The Raw End of EMV


It has now been almost a year since the October 2015 EMV credit card liability shift in the United States, and—perhaps not surprisingly—businesses are getting the raw end of the deal. Brick-and-mortar businesses are fighting for themselves, and online retailers are seeing a new influx of fraud. Is there any hope for better protection?

While most major retailers have migrated to the new chip-and-PIN system, the same can’t be said about other businesses. As of late February, only 37 percent of all merchants had converted to EMV (Europay, MasterCard, Visa) card acceptance. But underwriters remain confident that mass adoption isn’t long off.

“Based on our recent client surveys, we expect 50 percent of locations to be enabled by the end of this year,” said Visa, Inc. CEO Charles Scharf in a first-quarter conference call. “While we know we have a long way to go over the next few years to reach the critical mass of adoption that we desire, we feel very good about the progress to date.”

While EMV adoption rates are lower than anticipated, credit card companies are moving ahead with chip card issuance. More than 200 million Visa-branded chip cards had been issued by the beginning of April, meaning about 72 percent of Visa credit cards are chip-enabled.

The Strawhecker Group (TSG) is even more optimistic about the outlook for adoption. According to its research, 50 percent of merchants should have had EMV-equipped terminals by June. However, the consulting group predicts that the United States won’t reach 90 percent acceptance until at least 2017.

“It appeared that some merchants delayed EMV migration completely until the holiday season ended to prevent friction and confusion at the checkout line,” says Jared Drieling, business intelligence manager at TSG. “I suspect that we’ll see them aggressively ramp up plans to migrate.”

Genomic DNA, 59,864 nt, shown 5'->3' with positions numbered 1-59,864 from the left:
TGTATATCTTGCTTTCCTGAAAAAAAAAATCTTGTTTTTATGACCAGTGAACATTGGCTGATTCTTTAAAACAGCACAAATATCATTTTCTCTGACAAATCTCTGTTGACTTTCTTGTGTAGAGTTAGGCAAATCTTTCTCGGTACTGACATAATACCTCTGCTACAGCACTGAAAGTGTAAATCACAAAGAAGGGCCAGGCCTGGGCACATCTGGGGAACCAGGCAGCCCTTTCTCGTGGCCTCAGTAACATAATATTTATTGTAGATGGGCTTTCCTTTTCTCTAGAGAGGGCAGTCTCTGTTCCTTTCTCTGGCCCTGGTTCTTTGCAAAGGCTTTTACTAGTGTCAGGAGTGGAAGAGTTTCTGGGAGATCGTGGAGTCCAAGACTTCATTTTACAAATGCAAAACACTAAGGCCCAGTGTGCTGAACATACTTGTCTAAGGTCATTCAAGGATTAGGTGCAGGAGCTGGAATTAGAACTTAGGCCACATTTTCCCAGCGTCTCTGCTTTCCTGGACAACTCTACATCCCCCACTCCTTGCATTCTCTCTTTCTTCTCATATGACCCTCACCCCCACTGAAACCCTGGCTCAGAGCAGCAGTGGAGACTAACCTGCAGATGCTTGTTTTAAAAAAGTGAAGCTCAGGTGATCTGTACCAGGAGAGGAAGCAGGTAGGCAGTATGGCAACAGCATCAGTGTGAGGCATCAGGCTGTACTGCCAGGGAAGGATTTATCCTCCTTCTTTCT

Roadblocks to Adoption

While credit card companies may be quick to blame merchants for not accepting chip cards at higher rates, it hasn’t been easy for merchants. There are a number of reasons why merchants are shying away from migrating to EMV-equipped terminals, and using these terminals after they are installed. The following issues seem to be most prevalent:

Poor media coverage. In the aforementioned TSG study, 40 percent of respondents said they felt the media coverage of the liability shift had a negative influence on implementation efforts. Many felt like the coverage confused more than it helped. “It was a Y2K kind of scare thing,” one respondent told TSG. “’The world is going to end if you don’t take care of EMV.’”

But even when the facts were presented, most small businesses felt underinformed in regard to EMV rules, requirements, and deadlines. And speaking of deadlines, merchants felt blindsided by the Oct. 1, 2015 deadline, which landed right between the back-to-school and holiday shopping seasons.

POS confusion. Many smaller merchants are simply saying, “We don’t want to deal with this.” Merchants that have EMV-enabled terminals are reporting increased wait times and increased frustration at checkout counters.

Customers and cashiers are often unsure of which method to use, whether to accept signatures, and how to process debit versus credit transactions. Some merchants even feel like the confusion is negatively impacting sales.

Certification complications. What many merchants didn’t hear much about last summer but are experiencing now is how expensive and time-consuming EMV certification is. One Florida-based supermarket is even suing over the certification complications.

Even though it installed new card readers and shifted to EMV well before the liability date, the chain has yet to be certified by the card consortium managing the rollout.

“The ‘certification’ process is controlled by the very entities that benefit from the liability shift, and it is the primary means through which defendants’ illegal conduct has been able to flourish,” charges a class-action suit filed by B&R Supermarket, Inc. “The result has been massively increased costs for chargebacks being laid at the feet of the Class members, while the issuing banks have been spared those same costs, and the networks have continued to profit.”

This underlines the final major issue surrounding the shift in EMV liability: chargebacks. While the ultimate goal of EMV-enabled terminals is for fraudulent purchases to decrease, the reality is that credit card companies are currently the only ones benefiting. Merchants are exposed to much greater liability—and will be for months to come.